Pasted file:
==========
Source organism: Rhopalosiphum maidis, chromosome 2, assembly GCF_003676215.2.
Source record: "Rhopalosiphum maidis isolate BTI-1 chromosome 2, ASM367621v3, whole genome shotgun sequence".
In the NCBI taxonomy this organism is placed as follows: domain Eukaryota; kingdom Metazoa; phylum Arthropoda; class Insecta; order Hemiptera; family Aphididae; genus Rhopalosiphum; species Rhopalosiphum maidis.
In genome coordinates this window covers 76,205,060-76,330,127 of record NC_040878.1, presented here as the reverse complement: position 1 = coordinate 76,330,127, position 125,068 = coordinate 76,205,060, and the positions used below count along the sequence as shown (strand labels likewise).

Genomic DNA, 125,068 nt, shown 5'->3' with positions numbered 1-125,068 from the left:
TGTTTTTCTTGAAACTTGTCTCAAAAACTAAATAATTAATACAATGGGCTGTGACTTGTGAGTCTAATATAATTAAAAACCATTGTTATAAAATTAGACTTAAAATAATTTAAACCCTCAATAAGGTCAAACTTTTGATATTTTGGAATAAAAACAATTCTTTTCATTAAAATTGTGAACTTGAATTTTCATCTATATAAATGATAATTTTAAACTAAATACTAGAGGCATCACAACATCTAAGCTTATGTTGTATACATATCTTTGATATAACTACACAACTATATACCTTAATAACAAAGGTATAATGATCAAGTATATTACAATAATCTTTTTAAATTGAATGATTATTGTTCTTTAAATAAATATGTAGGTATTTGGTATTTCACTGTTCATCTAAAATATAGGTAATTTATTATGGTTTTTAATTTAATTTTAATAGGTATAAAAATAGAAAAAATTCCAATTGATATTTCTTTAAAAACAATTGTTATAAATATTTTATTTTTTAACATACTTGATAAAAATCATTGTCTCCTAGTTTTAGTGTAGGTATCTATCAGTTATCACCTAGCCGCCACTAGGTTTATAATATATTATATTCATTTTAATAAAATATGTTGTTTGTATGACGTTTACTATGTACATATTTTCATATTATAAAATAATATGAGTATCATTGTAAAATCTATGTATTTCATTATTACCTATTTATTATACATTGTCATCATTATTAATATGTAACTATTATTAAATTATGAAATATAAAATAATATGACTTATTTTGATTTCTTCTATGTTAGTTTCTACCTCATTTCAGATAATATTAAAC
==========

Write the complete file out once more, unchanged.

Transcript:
Source organism: Rhopalosiphum maidis, chromosome 2, assembly GCF_003676215.2.
Source record: "Rhopalosiphum maidis isolate BTI-1 chromosome 2, ASM367621v3, whole genome shotgun sequence".
In the NCBI taxonomy this organism is placed as follows: domain Eukaryota; kingdom Metazoa; phylum Arthropoda; class Insecta; order Hemiptera; family Aphididae; genus Rhopalosiphum; species Rhopalosiphum maidis.
In genome coordinates this window covers 76,205,060-76,330,127 of record NC_040878.1, presented here as the reverse complement: position 1 = coordinate 76,330,127, position 125,068 = coordinate 76,205,060, and the positions used below count along the sequence as shown (strand labels likewise).

Genomic DNA, 125,068 nt, shown 5'->3' with positions numbered 1-125,068 from the left:
TGTTTTTCTTGAAACTTGTCTCAAAAACTAAATAATTAATACAATGGGCTGTGACTTGTGAGTCTAATATAATTAAAAACCATTGTTATAAAATTAGACTTAAAATAATTTAAACCCTCAATAAGGTCAAACTTTTGATATTTTGGAATAAAAACAATTCTTTTCATTAAAATTGTGAACTTGAATTTTCATCTATATAAATGATAATTTTAAACTAAATACTAGAGGCATCACAACATCTAAGCTTATGTTGTATACATATCTTTGATATAACTACACAACTATATACCTTAATAACAAAGGTATAATGATCAAGTATATTACAATAATCTTTTTAAATTGAATGATTATTGTTCTTTAAATAAATATGTAGGTATTTGGTATTTCACTGTTCATCTAAAATATAGGTAATTTATTATGGTTTTTAATTTAATTTTAATAGGTATAAAAATAGAAAAAATTCCAATTGATATTTCTTTAAAAACAATTGTTATAAATATTTTATTTTTTAACATACTTGATAAAAATCATTGTCTCCTAGTTTTAGTGTAGGTATCTATCAGTTATCACCTAGCCGCCACTAGGTTTATAATATATTATATTCATTTTAATAAAATATGTTGTTTGTATGACGTTTACTATGTACATATTTTCATATTATAAAATAATATGAGTATCATTGTAAAATCTATGTATTTCATTATTACCTATTTATTATACATTGTCATCATTATTAATATGTAACTATTATTAAATTATGAAATATAAAATAATATGACTTATTTTGATTTCTTCTATGTTAGTTTCTACCTCATTTCAGATAATATTAAAC